Creative spaces: exploring creativity
Creative spaces are community arts organisations that provide support and opportunities to make art for people with limited opportunities to do so. They are places of sharing, learning, support and creative expression, where people can experience fulfillment, a sense of achievement and self-esteem.
An estimated 6,700 people attend creative spaces every week in communities throughout New Zealand. Some spaces are part of community daycare programmes, hospitals or training centres but most are community-based and operate as independent trusts.
Creative spaces are a recognised part of the social service scene in New Zealand. Many of them are for the exclusive use of mental health users, people with intellectual or physical disabilities, disadvantaged refugee and migrant groups, or young people. Others are open to a cross-section of the community, including people who are unemployed, in the justice system, or who have drug and alcohol addictions.
Some creative spaces encourage an informal drop-in approach to both attendance and participation while others prefer a structured approach, which includes programmes and workshops in writing, the visual arts and performing arts.
Almost all of the creative spaces employ artists and arts tutors to run projects and provide individual tuition. Every week, an estimated 210 professionally trained arts tutors and about 400 health and support workers are employed to deliver programmes.
The cost of running a creative space varies but some budgets are more than $200,000 a year. Their income comes from various sources such as District Health Boards, hospitals, community and philanthropic trusts, the Ministry of Social Development, local government, donations and fundraising. Increasingly, there are galleries attached to the creative spaces to market the artwork and promote the artists.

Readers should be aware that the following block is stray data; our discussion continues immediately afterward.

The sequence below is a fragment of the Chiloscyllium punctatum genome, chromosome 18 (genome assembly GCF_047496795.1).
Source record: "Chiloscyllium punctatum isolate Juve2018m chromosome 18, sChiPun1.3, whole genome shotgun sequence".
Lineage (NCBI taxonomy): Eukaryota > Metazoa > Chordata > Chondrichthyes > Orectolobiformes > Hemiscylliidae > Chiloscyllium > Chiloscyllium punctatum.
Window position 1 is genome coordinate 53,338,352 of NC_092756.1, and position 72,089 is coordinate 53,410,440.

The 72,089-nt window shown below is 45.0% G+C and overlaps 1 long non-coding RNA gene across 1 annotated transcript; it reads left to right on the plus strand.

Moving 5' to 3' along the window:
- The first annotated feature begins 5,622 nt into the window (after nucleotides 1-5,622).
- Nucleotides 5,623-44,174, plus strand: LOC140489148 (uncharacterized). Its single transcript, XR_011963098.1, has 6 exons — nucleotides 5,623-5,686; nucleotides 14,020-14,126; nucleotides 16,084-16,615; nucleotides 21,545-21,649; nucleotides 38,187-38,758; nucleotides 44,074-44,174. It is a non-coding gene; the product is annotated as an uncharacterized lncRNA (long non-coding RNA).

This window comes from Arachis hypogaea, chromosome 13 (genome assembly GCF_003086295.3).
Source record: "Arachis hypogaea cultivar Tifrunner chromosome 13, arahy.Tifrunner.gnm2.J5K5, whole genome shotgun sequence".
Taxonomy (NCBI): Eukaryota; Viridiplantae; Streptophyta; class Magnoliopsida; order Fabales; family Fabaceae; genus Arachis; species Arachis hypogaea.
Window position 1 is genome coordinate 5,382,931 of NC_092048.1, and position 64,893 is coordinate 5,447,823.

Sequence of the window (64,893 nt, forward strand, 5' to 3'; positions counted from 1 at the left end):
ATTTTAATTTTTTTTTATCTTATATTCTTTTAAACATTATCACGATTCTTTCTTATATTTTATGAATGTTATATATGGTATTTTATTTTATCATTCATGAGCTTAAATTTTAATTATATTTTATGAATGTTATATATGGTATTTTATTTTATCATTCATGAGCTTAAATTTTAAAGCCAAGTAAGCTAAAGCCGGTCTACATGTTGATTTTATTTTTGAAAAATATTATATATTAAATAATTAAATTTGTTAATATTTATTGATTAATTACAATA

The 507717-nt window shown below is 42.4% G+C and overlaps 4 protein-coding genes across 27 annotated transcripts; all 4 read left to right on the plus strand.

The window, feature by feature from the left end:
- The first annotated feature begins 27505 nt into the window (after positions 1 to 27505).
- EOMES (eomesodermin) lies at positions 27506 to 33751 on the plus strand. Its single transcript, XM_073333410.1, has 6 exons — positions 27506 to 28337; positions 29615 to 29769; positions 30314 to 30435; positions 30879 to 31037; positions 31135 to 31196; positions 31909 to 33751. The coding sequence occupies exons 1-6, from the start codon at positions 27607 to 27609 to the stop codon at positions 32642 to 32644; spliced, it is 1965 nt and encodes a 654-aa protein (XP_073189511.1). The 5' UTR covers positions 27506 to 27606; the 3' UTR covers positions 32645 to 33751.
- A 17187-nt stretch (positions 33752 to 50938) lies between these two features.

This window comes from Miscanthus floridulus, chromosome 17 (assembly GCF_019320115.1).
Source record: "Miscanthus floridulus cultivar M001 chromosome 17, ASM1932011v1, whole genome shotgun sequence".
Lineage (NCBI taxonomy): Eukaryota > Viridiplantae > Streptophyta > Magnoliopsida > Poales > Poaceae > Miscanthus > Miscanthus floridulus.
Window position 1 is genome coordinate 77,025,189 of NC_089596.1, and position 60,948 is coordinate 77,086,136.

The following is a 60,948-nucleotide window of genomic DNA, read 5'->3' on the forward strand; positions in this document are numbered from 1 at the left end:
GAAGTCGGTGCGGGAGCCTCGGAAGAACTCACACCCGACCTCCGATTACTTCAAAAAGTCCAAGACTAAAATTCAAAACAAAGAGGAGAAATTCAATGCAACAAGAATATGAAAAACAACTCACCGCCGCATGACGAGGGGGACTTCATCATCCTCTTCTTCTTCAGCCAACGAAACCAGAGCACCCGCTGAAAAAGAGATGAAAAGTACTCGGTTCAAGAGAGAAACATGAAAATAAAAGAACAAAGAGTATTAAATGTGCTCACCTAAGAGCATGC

A brief history
The first structured creative space was opened in 1985, thanks to the vision of the Rev Helen Walch, then Director of the Inner City Ministry in Wellington, and community worker Pam Whittington. Vincents Art Workshop, based in the central city, had an open-door policy for people with experience of mental ill-health and other people wanting access to the arts. This policy continues today with anyone able to attend and explore their creativity at Vincents.
And then in 1986, the Creative Expression unit was set up at Cherry Farm Hospital, the result of pioneering work by Dr Julia Aranui-Faed, then Medical Superintendent of Cherry Farm Psychiatric Hospital in Dunedin. Later renamed Kimi Ora, it played a positive role in the lives of patients and staff by offering diverse arts activities.
With the closure of Cherry Farm Hospital, Artsenta was set up in central Dunedin in 1991 to provide support for mental health consumers.
The experience of these centres proved a powerful catalyst. Soon Floyds Creative Arts was set up in Christchurch. Tokanui, Kimberley and Sunnyside Hospitals all introduced more arts programmes, and community training centre began including arts activities and employing artists to run their programmes.
Today, there are more than 80 creative spaces across New Zealand. These creative spaces are key stakeholders of Arts Access Aotearoa.